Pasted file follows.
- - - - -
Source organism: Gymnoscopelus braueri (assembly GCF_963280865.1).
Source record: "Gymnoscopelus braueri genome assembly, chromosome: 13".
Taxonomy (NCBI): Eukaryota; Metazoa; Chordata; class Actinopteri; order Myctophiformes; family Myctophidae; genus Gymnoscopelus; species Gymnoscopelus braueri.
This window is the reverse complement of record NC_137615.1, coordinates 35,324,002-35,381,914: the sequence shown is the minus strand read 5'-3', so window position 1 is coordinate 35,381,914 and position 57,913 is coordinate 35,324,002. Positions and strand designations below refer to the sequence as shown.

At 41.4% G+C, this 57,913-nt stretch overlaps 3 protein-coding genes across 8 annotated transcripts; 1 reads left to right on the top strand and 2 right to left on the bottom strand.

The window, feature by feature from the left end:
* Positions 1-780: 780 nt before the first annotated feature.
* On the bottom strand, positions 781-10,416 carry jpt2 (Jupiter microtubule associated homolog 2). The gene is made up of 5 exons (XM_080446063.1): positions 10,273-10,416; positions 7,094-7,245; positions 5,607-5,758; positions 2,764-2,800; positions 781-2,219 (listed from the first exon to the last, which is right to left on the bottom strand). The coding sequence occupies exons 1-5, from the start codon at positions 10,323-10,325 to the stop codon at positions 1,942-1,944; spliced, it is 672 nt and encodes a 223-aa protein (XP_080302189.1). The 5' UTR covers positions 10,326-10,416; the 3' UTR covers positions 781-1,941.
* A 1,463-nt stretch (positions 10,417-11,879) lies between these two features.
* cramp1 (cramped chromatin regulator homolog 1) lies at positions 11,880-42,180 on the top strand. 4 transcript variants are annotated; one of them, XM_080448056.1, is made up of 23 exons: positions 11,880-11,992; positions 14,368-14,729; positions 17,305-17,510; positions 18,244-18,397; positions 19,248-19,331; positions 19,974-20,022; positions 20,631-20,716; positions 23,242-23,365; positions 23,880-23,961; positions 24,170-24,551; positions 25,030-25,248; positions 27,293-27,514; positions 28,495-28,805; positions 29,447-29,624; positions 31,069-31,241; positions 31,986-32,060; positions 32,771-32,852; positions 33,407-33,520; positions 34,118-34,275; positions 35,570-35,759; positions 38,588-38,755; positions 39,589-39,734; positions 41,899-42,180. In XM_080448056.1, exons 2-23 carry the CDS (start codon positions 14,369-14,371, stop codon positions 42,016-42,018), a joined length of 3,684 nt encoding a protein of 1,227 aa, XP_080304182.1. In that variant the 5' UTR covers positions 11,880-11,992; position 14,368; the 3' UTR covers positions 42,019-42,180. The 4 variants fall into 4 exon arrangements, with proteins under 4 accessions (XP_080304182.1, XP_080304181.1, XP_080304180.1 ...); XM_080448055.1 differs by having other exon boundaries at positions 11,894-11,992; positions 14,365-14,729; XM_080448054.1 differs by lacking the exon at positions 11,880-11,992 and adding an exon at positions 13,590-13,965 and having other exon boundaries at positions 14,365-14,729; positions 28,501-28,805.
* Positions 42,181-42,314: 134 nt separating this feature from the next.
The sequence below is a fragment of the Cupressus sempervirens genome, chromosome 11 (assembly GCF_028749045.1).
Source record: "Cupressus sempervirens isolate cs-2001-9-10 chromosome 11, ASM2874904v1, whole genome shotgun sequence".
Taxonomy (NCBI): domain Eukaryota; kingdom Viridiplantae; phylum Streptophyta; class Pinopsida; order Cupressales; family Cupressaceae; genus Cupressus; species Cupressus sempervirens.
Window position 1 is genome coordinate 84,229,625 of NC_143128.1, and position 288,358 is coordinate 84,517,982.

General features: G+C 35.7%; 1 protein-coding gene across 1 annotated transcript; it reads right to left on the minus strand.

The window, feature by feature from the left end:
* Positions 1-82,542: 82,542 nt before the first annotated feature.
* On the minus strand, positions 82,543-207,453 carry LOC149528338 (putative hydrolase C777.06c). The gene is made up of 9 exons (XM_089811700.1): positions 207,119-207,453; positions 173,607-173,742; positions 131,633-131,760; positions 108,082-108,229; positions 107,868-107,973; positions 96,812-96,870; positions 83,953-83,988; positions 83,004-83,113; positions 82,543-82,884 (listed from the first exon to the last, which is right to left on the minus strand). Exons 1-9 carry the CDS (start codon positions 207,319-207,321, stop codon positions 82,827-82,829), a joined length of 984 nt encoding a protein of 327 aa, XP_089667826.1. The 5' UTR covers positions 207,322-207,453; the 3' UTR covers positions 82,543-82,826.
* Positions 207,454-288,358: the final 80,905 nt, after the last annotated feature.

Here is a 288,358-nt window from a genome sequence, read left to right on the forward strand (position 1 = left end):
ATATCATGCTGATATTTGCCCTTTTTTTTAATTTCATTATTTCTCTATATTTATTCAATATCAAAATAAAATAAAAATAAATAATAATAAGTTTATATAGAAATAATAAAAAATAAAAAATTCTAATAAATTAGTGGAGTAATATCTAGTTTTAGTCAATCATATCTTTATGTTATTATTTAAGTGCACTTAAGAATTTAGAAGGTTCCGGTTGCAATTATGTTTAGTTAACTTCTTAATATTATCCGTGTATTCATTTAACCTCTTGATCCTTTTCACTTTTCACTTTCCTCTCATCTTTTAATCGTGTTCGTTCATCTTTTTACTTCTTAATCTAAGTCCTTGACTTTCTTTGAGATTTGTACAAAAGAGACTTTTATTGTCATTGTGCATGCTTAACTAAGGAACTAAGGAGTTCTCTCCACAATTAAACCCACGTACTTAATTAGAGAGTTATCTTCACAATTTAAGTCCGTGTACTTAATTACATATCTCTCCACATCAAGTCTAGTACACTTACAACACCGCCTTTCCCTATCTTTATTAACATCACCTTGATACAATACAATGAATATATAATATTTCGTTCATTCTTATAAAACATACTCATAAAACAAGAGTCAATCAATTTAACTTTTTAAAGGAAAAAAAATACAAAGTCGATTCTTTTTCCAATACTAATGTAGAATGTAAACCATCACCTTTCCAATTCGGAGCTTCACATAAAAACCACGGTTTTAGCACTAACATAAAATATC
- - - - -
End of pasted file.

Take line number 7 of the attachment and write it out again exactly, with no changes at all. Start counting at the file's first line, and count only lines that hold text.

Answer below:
* Positions 1-780: 780 nt before the first annotated feature.